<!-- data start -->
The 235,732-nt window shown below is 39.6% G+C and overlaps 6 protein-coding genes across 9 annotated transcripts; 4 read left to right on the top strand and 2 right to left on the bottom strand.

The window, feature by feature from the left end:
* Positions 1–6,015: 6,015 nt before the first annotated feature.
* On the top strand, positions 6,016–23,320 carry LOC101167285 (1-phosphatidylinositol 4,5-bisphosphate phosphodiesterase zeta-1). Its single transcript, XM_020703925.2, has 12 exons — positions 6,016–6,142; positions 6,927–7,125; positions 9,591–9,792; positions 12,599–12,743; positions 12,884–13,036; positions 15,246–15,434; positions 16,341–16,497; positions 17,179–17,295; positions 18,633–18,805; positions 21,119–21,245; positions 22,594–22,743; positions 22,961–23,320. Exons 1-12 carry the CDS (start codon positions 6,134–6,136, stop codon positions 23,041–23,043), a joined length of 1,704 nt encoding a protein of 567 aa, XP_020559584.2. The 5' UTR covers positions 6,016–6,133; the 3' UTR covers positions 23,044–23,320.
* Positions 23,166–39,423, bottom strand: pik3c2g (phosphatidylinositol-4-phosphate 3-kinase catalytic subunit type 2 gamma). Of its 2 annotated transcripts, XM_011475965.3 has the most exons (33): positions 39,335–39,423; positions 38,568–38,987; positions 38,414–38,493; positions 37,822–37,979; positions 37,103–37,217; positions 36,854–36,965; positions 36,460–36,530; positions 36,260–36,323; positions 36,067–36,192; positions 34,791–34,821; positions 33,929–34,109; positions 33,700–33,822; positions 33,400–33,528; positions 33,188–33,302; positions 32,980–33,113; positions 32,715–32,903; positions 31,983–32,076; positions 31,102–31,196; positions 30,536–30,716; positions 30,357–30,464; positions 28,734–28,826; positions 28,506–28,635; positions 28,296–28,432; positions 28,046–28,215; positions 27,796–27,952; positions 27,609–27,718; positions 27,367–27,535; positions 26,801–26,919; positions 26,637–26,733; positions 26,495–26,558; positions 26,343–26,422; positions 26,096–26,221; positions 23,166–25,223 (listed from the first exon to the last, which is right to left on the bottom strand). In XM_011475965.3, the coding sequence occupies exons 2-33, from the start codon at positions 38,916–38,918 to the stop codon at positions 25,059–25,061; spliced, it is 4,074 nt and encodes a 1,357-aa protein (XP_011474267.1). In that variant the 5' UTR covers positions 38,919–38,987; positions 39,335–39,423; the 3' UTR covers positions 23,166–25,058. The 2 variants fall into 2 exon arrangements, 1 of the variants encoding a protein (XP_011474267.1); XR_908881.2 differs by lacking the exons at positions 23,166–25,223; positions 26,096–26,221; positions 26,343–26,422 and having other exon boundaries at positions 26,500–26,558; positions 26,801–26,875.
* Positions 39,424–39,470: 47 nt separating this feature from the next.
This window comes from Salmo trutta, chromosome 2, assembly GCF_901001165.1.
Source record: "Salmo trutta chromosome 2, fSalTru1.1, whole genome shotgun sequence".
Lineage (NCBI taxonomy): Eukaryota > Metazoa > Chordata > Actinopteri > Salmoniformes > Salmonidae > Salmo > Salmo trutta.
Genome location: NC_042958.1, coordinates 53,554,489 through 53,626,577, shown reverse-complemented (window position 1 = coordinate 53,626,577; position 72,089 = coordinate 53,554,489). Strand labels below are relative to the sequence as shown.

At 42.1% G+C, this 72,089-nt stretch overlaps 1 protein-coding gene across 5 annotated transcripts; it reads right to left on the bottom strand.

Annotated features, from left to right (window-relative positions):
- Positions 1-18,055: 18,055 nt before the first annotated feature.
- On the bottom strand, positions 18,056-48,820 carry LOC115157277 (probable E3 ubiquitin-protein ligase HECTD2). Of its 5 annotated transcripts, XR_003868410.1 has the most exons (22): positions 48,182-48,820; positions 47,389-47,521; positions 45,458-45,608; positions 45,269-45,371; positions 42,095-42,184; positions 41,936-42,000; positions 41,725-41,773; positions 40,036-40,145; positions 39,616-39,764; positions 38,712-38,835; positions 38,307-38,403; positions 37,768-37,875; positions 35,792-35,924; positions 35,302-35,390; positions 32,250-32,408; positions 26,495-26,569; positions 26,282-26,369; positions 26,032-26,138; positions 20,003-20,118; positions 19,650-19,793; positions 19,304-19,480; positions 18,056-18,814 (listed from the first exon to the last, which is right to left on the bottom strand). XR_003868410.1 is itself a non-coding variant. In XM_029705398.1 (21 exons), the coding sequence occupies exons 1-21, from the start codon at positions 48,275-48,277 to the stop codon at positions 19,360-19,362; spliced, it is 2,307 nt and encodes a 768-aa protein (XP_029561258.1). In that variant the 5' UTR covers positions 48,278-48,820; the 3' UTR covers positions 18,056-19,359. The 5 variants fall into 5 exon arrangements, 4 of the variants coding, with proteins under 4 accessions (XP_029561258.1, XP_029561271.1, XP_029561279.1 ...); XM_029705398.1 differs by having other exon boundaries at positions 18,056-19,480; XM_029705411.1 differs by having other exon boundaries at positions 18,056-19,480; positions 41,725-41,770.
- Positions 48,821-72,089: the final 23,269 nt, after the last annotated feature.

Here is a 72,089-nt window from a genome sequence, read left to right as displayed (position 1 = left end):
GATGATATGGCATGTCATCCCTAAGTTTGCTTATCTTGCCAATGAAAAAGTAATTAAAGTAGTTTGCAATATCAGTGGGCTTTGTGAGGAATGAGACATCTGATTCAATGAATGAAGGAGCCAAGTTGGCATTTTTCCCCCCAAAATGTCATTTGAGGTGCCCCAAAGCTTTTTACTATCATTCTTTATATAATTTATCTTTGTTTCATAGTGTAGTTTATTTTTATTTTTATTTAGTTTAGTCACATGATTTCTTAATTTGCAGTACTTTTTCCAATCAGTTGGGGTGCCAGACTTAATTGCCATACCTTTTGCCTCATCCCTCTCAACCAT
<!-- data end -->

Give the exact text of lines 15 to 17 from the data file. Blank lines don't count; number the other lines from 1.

- Positions 48,821-72,089: the final 23,269 nt, after the last annotated feature.

Here is a 72,089-nt window from a genome sequence, read left to right as displayed (position 1 = left end):
GATGATATGGCATGTCATCCCTAAGTTTGCTTATCTTGCCAATGAAAAAGTAATTAAAGTAGTTTGCAATATCAGTGGGCTTTGTGAGGAATGAGACATCTGATTCAATGAATGAAGGAGCCAAGTTGGCATTTTTCCCCCCAAAATGTCATTTGAGGTGCCCCAAAGCTTTTTACTATCATTCTTTATATAATTTATCTTTGTTTCATAGTGTAGTTTATTTTTATTTTTATTTAGTTTAGTCACATGATTTCTTAATTTGCAGTACTTTTTCCAATCAGTTGGGGTGCCAGACTTAATTGCCATACCTTTTGCCTCATCCCTCTCAACCAT